Improving Reliability and Security with Aging and Pre-RTL Modeling
Roelke, Alec, Computer Engineering - School of Engineering and Applied Science, University of Virginia
Stan, Mircea, Department of Electrical and Computer Engineering, University of Virginia
With the increasing importance of cloud computing, where low-power devices offload power-hungry computations to remote servers, the reliability of these servers becomes more important. At the same time, the emergence of the Internet of Things (IoT) has introduced a need for long-lasting electronics in devices with long lifetimes. Both types of systems are susceptible to aging: the slow degradation of circuit parameters that eventually leads to failure. As a result, architects need tools to evaluate the effectiveness of techniques for improving reliability, but post-RTL simulation is slow. In this work, I present a pre-RTL tool called OldSpot which enables optimization of aging resilience using high-level models that improve simulation speed by reducing unnecessary detail while decreasing accuracy loss. Existing aging models make assumptions about aging rates that do not hold in a system whose operational parameters change over time. OldSpot uses directed graphs to indicate how the failures of units within the system contribute to the failure of the whole to create a lifetime distribution, removing these assumptions. This enables analysis of architectural techniques like structural duplication to improve lifetime.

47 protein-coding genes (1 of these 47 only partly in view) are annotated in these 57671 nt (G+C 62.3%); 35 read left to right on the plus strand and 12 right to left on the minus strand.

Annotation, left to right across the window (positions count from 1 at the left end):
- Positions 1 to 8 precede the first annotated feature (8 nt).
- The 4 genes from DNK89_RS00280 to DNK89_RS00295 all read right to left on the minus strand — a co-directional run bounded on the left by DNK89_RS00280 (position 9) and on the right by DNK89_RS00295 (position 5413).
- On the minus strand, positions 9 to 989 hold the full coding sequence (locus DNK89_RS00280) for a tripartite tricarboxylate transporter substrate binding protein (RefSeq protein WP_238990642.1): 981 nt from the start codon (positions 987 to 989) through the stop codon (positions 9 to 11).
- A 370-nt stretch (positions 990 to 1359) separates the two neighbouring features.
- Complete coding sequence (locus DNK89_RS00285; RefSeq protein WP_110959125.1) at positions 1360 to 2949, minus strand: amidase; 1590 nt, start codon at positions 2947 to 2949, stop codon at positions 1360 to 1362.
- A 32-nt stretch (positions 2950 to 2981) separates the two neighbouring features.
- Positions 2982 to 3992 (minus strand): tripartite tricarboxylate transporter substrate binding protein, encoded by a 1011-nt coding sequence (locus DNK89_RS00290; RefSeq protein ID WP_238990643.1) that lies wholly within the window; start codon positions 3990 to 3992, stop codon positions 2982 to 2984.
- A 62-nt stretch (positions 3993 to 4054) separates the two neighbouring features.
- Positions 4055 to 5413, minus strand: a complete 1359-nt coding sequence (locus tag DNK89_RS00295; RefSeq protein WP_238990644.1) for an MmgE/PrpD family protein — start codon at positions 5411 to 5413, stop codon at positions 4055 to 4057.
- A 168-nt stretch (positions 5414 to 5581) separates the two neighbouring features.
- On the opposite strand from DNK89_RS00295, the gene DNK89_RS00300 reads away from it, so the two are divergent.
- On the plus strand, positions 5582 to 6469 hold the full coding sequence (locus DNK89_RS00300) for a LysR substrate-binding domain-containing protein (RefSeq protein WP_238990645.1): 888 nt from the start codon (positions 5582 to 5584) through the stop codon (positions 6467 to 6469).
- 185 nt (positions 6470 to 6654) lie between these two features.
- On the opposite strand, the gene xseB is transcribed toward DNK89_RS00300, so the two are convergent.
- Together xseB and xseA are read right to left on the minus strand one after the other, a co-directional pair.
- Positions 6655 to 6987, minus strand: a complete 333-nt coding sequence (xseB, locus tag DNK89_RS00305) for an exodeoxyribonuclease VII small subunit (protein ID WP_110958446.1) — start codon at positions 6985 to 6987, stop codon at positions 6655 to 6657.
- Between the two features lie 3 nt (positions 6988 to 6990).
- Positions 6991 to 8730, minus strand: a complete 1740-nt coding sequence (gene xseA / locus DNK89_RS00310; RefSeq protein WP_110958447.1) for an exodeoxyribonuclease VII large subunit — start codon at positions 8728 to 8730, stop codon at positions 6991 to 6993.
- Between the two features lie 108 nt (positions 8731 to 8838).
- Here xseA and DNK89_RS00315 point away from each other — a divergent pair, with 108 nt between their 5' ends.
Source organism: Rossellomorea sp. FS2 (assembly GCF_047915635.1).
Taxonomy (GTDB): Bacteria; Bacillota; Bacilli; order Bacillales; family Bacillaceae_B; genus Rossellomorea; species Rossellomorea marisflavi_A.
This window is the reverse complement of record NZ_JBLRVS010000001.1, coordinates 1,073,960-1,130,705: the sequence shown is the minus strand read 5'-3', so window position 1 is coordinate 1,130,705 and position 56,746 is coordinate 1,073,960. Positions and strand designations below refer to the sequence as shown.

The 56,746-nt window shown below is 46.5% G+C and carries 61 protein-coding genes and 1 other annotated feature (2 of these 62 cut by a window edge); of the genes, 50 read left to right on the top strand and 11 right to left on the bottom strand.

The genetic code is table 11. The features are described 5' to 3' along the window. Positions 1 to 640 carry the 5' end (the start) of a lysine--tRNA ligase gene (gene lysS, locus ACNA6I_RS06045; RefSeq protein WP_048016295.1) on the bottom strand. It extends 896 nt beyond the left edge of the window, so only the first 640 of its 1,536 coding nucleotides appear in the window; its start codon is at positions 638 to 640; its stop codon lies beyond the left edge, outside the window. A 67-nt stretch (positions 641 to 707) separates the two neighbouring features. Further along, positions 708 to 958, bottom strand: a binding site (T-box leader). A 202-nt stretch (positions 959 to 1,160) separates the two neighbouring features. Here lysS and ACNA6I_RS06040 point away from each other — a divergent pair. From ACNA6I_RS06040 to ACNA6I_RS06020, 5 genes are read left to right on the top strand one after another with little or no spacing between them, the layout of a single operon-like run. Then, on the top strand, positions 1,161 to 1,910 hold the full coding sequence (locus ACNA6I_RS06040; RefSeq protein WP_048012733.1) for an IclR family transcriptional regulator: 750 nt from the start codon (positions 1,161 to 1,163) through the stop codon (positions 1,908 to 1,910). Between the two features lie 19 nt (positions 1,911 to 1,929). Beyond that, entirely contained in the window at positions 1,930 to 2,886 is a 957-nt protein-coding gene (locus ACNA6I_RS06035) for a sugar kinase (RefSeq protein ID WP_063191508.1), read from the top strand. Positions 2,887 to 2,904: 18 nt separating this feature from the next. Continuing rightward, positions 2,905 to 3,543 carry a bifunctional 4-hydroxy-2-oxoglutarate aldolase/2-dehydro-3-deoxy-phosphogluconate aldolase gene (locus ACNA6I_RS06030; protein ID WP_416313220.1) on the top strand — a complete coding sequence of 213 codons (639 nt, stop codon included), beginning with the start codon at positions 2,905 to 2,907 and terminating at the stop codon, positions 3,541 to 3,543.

OldSpot can be included in a pre-RTL tool flow that includes power, performance, and temperature simulations to create a high-level characterization of all design metrics. To enable its use in this flow, I also present an implementation of the RISC-V ISA in the gem5 simulator, a high-level microarchitecture and memory modeling tool widely used for pre-RTL performance simulation. The flow is demonstrated by simulating a heterogeneous system containing a RISC-V CPU and an accelerator to show the importance of co-designing the two units rather than designing them separately.
Another limitation on the lifetime of IoT devices is their security, which can be ensured using a compact, low-power device called a Physical Unclonable Function (PUF). PUFs use natural silicon variations to create fingerprints. Despite PUFs' power and area advantages, they are also susceptible to aging, which affects variations and modifies their fingerprints. In this work, I show how directed aging can degrade the reliability of a PUF or even duplicate its fingerprint. I also demonstrate a method of resisting this degradation using active recovery.
PHD (Doctor of Philosophy)
Computer Engineering, Transistor Aging, Reliability, Modeling, PUF
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